Australia Is So Hot That An Unattended Steak Cooked in a Hot Car

A cafe owner left the steak in a parked car for five hours and came back to it well done.
Bettina Makalintal
Brooklyn, US
raw steak

Parts of the United States might be bracing for an impending snowstorm—but elsewhere in the world, it’s summer and it’s balmy as hell out.

For example, residents of the Australian city Mildura can expect triple-digit temperatures over the next several days, topping out at around 106°F next Wednesday. It’s so hot that, according to one cafe owner, it’s possible to cook—nay, overcook—a steak in your car.


That’s what happened earlier this week, according to the owner of the Mildura Dockside Cafe, a riverside spot known for its boat rentals and brunch food. In a post on the cafe’s Facebook, the owner alleged to have left a porterhouse steak in a metal pan in their car. After five hours of being parked in the shade, the steak was “very well done upon my return,” the owner wrote.

The before and after pictures show a raw steak in a car, and then a cooked steak in the same pan. Judging by a picture of it cut, the steak looks to be cooked about medium well. “Looks tough… should have gone back at 2 [hours],” wrote one commenter.

If you’re wondering why there was a raw steak in a metal pan left in an unattended vehicle for five hours, the owner of Dockside was specifically trying to make a statement about the danger of hot cars. According to the website No Heat Stroke, vehicle-related heat has killed almost 800 children in the past two decades. “With this heat wave please remember never to leave children, elderly or animals in the car,” the cafe's owner concluded in their Facebook post. (MUNCHIES has reached out to the Dockside Cafe for comment; we have not yet received a response.)

Even though YouTube videos and Bill Nye have already proven that it is possible to cook an egg on the sidewalk or bake cookies on the dashboard of a Lamborghini, Dockside followers weren’t totally convinced by the steak story. “I’m sorry I’m calling bullshit,” wrote one commenter. “A car left IN THE SUN will get up to about 60 to 70 degrees C [140°F-158°F] inside. In the shade? Nope. Not going to get ‘well done.’” In response to the heated Facebook thread that resulted, the owner of Dockside told people to try the experiment for themselves.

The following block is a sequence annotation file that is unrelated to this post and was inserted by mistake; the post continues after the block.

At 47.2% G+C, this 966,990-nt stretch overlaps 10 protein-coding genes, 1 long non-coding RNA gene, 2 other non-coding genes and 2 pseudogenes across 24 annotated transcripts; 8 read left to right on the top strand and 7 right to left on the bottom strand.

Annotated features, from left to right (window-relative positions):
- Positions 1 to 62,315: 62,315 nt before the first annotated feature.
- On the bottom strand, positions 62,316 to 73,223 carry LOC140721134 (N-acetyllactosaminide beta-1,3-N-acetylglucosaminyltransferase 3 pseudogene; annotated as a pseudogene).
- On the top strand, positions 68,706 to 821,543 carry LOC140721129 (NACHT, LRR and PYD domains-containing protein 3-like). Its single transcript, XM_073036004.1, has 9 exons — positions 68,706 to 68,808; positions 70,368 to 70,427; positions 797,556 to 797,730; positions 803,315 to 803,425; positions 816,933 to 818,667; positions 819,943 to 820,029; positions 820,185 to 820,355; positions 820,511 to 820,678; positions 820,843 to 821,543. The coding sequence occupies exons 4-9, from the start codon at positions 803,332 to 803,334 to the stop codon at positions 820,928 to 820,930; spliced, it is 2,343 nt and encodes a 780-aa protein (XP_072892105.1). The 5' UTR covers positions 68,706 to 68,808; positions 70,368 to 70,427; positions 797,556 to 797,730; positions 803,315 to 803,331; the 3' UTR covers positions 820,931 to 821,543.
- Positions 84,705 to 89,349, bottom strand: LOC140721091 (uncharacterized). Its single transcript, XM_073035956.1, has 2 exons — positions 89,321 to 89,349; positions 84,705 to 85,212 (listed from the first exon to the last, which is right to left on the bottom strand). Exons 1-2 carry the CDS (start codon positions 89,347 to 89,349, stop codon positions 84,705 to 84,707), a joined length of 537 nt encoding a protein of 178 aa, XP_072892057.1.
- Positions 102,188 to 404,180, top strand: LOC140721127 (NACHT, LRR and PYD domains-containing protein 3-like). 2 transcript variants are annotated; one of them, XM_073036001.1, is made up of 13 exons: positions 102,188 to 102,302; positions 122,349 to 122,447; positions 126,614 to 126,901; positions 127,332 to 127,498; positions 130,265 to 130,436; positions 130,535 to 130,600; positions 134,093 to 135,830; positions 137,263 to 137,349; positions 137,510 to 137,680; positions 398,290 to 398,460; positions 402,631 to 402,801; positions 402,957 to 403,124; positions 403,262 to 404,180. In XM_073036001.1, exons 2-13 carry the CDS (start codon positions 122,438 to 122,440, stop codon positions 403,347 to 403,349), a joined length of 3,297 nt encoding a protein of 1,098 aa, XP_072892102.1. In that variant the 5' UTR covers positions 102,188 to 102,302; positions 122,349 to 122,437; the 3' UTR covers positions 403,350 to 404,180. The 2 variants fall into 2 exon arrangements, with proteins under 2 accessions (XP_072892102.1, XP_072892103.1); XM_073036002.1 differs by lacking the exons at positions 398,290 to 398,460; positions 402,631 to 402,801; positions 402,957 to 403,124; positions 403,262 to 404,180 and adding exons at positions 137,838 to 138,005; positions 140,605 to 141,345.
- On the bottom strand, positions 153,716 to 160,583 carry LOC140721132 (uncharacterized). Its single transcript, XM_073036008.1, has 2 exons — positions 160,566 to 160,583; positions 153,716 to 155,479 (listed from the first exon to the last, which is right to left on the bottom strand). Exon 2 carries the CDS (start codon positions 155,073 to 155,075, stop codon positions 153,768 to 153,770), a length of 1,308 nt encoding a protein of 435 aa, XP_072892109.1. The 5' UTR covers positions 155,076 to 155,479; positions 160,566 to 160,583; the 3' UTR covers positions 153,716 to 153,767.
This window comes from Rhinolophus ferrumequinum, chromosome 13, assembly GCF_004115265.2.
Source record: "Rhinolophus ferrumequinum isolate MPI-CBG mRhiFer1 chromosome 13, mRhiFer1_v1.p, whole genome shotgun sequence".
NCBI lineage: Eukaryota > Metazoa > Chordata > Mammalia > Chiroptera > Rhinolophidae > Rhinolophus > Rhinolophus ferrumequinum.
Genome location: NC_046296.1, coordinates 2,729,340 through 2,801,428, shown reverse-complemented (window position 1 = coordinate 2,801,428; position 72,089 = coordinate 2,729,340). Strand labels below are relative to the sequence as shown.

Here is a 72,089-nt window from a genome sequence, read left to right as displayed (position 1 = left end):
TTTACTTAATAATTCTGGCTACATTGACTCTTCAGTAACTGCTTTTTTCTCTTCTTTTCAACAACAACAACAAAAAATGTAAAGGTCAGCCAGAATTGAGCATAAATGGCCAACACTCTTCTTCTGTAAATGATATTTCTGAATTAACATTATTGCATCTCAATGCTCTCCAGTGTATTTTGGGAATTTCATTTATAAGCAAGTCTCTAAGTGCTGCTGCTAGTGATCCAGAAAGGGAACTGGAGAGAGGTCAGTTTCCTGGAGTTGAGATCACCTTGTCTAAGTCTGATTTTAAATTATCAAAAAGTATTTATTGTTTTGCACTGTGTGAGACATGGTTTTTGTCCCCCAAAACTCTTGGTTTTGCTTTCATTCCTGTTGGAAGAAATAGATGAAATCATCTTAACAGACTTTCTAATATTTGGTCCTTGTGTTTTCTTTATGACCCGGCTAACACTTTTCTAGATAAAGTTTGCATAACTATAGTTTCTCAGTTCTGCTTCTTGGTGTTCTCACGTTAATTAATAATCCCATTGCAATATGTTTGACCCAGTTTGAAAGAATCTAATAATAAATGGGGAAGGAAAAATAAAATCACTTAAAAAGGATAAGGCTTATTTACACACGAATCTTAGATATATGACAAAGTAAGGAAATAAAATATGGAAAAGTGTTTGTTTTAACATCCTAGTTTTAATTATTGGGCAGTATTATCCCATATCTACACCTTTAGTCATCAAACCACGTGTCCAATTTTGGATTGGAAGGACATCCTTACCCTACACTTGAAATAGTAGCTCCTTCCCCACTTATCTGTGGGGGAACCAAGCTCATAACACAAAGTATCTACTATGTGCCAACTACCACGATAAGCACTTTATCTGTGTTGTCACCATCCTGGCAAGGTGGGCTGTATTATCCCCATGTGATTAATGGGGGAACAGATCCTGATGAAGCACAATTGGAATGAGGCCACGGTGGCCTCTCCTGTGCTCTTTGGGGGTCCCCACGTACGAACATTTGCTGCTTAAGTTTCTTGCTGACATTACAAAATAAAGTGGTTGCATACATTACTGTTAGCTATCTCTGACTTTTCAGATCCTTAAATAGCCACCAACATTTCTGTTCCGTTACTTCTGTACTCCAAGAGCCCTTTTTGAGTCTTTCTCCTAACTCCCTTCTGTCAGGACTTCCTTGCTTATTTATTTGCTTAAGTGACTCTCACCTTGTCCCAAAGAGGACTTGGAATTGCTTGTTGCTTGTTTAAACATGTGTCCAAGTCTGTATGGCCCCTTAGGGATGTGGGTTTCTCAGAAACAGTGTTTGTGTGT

Unfortunately, it’s a little too cold in New York right now to do that, so to confirm Dockside’s claims, MUNCHIES did a little digging. On Monday, January 14, when the steak bake is said to have occurred, the temperature in Mildura was above 100°F for most of the day. From 12 PM to 6 PM, the high was about 108°F.

We asked meteorologist Jan Null, whose work focuses on the way that cars heat up internally and runs the aforementioned No Heat Stroke, what that would mean for the internal temperature of a car parked in the shade. “With an outside air temperature of about 100°F (38°C) the air temperature inside an enclosed car would be on the order of 150°F (66°C),” Null wrote in an email to MUNCHIES. “You will have to ask a chef if it would slow cook to well done in that amount of time. This is based on a steak being out of direct sunlight.”

Next, we talked to MUNCHIES culinary director Farideh Sadeghin to find out whether a steak could cook to well done over five hours at 150°F. (It’s worth noting that although an internal temperature of 150°F is recommended for medium well, well done is really more like 160°F.)

“Mmm weird probably, like, in the oven. If you want to sous vide it, you could go lower,” she wrote over Slack. Upon clarification that the steak was being cooked in a metal hotel pan in a hot car, she responded, “So like, not sous vide tho. And like, from raw? That sounds awful.”

Still, when asked if she’d eat it, she wrote, “Well yes tbh.”